Disney CEO Bob Iger on Disney and Pixar Animation: You Need to Work on "Improving Creative Output

In a wide-ranging conversation with CNBC's Squawk Box that aired Thursday morning, Disney CEO Bob Iger discussed the various challenges facing the company.

Notably, he spoke at length about Disney and Pixar's feature animation division, perhaps for the first time since his return as CEO last November. Though cautious and diplomatic in tone, Iger's answers made it clear that both studios feel they have not been firing on all cylinders in recent years. This is despite the fact that Disney (on the strength of its live-action films) is currently the number one studio at the global box office through the first half of this year.

For Pixar in particular, he acknowledged that the studio's strategy of streaming its films directly may not have been the best idea, but added that some of the studio's recent struggles are due to "creative failure." I think the fact that three Pixar films in a row have gone to streaming, mostly because of "Cobit," has created an expectation among viewers that they will eventually go to streaming, and probably soon, and there is no urgency anymore. Then, I think you would agree that there were some failures on the creative side as well.

Asked by CNBC's David Faber whether the departure of Chief Creative Officer John Lasseter affected the animation department, Iger acknowledged that it might have. There are other departures, not just John (Lasseter). That could be a factor.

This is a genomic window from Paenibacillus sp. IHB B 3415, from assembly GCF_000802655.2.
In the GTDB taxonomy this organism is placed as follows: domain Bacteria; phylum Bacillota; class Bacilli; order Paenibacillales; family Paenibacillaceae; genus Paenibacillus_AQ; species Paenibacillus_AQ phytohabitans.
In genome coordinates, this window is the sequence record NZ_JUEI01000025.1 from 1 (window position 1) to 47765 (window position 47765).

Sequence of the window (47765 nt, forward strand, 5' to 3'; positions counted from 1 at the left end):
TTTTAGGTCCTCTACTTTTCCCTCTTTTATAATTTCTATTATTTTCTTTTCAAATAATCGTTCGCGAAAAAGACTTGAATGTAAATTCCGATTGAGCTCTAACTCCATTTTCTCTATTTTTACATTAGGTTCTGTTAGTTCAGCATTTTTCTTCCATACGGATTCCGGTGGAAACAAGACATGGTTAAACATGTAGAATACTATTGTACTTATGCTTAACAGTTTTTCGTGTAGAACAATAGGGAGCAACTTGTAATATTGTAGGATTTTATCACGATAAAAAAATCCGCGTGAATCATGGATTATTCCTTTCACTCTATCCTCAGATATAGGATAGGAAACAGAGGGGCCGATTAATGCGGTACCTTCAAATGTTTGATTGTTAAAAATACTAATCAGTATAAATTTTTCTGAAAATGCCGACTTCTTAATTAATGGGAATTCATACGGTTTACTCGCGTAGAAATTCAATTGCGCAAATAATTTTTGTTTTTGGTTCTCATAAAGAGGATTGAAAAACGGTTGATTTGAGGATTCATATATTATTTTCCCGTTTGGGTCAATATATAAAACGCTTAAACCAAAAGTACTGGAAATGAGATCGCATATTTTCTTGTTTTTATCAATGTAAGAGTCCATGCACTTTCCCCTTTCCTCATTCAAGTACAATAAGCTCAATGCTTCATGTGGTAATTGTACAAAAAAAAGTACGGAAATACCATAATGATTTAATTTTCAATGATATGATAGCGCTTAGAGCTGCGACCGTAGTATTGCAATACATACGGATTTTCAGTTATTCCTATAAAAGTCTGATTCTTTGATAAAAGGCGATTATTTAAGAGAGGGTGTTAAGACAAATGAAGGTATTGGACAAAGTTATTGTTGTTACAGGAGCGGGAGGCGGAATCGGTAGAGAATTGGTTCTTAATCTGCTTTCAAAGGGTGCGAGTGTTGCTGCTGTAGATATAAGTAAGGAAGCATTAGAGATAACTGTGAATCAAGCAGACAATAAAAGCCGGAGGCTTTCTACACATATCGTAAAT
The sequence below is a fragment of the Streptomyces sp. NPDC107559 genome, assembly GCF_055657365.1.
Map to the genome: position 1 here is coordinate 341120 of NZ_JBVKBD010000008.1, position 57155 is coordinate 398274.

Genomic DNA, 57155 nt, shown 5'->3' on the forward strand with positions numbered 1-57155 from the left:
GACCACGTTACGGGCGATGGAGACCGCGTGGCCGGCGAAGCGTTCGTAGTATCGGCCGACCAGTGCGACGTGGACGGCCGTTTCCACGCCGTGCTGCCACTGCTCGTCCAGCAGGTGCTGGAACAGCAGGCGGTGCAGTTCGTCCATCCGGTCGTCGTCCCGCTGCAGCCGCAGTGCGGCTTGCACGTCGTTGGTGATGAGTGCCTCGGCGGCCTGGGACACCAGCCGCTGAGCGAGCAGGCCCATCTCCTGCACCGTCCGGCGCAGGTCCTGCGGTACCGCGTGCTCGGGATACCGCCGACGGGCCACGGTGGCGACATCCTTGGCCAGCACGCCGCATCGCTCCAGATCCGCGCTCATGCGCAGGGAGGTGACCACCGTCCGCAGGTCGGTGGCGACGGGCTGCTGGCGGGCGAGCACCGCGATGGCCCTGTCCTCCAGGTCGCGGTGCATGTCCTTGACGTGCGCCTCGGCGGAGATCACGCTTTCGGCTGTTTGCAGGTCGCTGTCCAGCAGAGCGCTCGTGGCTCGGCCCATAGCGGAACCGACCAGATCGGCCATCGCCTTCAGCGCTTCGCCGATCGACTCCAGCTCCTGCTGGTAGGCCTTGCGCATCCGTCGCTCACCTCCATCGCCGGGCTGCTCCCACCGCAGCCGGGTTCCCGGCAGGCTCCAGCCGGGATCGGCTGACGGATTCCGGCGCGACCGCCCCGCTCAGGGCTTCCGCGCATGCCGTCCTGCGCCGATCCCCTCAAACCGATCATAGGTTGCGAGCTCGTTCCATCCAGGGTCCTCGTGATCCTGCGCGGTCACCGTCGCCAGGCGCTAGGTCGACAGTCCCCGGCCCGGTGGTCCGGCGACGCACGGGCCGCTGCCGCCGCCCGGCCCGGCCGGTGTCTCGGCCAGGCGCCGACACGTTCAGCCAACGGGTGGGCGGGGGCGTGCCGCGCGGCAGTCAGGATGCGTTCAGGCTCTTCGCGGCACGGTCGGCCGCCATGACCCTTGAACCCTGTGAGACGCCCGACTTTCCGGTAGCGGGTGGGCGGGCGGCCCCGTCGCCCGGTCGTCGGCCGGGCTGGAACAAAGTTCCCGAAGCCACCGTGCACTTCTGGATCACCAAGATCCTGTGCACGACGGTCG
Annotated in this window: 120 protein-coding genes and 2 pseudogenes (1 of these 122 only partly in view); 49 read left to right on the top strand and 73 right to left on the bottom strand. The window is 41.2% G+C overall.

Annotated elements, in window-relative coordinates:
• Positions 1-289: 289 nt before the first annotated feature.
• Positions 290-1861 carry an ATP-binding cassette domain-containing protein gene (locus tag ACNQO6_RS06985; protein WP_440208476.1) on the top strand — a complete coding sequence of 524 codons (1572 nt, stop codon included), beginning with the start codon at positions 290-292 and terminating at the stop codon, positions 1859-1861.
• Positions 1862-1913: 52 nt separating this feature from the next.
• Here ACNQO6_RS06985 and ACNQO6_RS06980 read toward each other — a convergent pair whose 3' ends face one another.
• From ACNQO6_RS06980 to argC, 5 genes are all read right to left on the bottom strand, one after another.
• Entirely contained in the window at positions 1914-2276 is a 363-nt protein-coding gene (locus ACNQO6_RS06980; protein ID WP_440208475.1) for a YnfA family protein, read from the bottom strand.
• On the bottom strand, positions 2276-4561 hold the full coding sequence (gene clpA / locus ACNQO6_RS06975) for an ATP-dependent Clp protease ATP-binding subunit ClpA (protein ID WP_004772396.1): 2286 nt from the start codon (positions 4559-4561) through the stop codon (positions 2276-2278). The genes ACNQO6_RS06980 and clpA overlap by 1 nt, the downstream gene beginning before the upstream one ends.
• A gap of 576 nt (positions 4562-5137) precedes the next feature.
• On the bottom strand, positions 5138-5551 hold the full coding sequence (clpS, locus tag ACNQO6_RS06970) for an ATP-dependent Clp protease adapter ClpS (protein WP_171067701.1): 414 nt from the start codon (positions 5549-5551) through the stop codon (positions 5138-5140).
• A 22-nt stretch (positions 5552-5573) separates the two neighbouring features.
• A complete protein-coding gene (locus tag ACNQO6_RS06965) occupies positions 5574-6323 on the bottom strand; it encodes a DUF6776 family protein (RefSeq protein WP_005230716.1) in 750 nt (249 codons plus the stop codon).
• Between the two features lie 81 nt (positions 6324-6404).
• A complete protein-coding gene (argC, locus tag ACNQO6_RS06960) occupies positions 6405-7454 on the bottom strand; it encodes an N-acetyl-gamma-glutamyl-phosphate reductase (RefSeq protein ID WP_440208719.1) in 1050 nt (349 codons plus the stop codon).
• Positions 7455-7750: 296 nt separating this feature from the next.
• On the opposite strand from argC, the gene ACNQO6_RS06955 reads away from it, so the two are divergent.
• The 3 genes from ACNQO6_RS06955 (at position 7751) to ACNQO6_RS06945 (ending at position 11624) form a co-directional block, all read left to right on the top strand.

He also acknowledged that Disney's animation division has historically had its peaks and valleys, dating back to the days when Walt Disney was running the studio, and is not necessarily at its peak now. If you look at [Walt Disney's] history, there have been peaks and valleys. There were always peaks after valleys. I studied it very carefully. After "Beauty and the Beast," "The Little Mermaid," "The Lion King," and other films that were very successful, there was another downturn. I am not saying that now is necessarily the time, but I am also not saying that now is the peak. We have work to do in terms of improving our creative output.

A segment filmed at the Sun Valley Conference in Idaho, where Iger spoke about the animation department, can be seen below: